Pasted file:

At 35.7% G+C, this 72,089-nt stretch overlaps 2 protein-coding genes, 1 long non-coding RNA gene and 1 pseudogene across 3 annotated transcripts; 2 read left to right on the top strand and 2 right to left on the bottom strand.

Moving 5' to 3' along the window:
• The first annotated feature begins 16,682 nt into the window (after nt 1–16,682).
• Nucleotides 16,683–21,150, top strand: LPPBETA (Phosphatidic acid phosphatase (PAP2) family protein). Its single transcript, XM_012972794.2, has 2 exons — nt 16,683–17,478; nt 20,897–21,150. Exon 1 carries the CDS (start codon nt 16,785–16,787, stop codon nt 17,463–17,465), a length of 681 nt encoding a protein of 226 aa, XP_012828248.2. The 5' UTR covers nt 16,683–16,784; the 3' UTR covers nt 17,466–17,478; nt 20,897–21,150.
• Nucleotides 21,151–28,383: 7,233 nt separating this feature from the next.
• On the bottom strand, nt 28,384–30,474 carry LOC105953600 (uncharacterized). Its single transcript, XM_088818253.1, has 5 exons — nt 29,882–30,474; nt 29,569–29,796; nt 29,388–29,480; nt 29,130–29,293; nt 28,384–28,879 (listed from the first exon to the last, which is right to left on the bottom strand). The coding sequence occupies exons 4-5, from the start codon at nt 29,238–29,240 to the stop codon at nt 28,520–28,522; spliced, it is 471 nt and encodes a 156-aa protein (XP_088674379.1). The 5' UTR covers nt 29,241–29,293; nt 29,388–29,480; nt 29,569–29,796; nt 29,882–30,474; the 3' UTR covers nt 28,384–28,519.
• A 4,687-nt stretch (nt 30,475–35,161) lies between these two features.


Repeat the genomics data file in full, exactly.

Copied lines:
At 35.7% G+C, this 72,089-nt stretch overlaps 2 protein-coding genes, 1 long non-coding RNA gene and 1 pseudogene across 3 annotated transcripts; 2 read left to right on the top strand and 2 right to left on the bottom strand.

Moving 5' to 3' along the window:
• The first annotated feature begins 16,682 nt into the window (after nt 1–16,682).
• Nucleotides 16,683–21,150, top strand: LPPBETA (Phosphatidic acid phosphatase (PAP2) family protein). Its single transcript, XM_012972794.2, has 2 exons — nt 16,683–17,478; nt 20,897–21,150. Exon 1 carries the CDS (start codon nt 16,785–16,787, stop codon nt 17,463–17,465), a length of 681 nt encoding a protein of 226 aa, XP_012828248.2. The 5' UTR covers nt 16,683–16,784; the 3' UTR covers nt 17,466–17,478; nt 20,897–21,150.
• Nucleotides 21,151–28,383: 7,233 nt separating this feature from the next.
• On the bottom strand, nt 28,384–30,474 carry LOC105953600 (uncharacterized). Its single transcript, XM_088818253.1, has 5 exons — nt 29,882–30,474; nt 29,569–29,796; nt 29,388–29,480; nt 29,130–29,293; nt 28,384–28,879 (listed from the first exon to the last, which is right to left on the bottom strand). The coding sequence occupies exons 4-5, from the start codon at nt 29,238–29,240 to the stop codon at nt 28,520–28,522; spliced, it is 471 nt and encodes a 156-aa protein (XP_088674379.1). The 5' UTR covers nt 29,241–29,293; nt 29,388–29,480; nt 29,569–29,796; nt 29,882–30,474; the 3' UTR covers nt 28,384–28,519.
• A 4,687-nt stretch (nt 30,475–35,161) lies between these two features.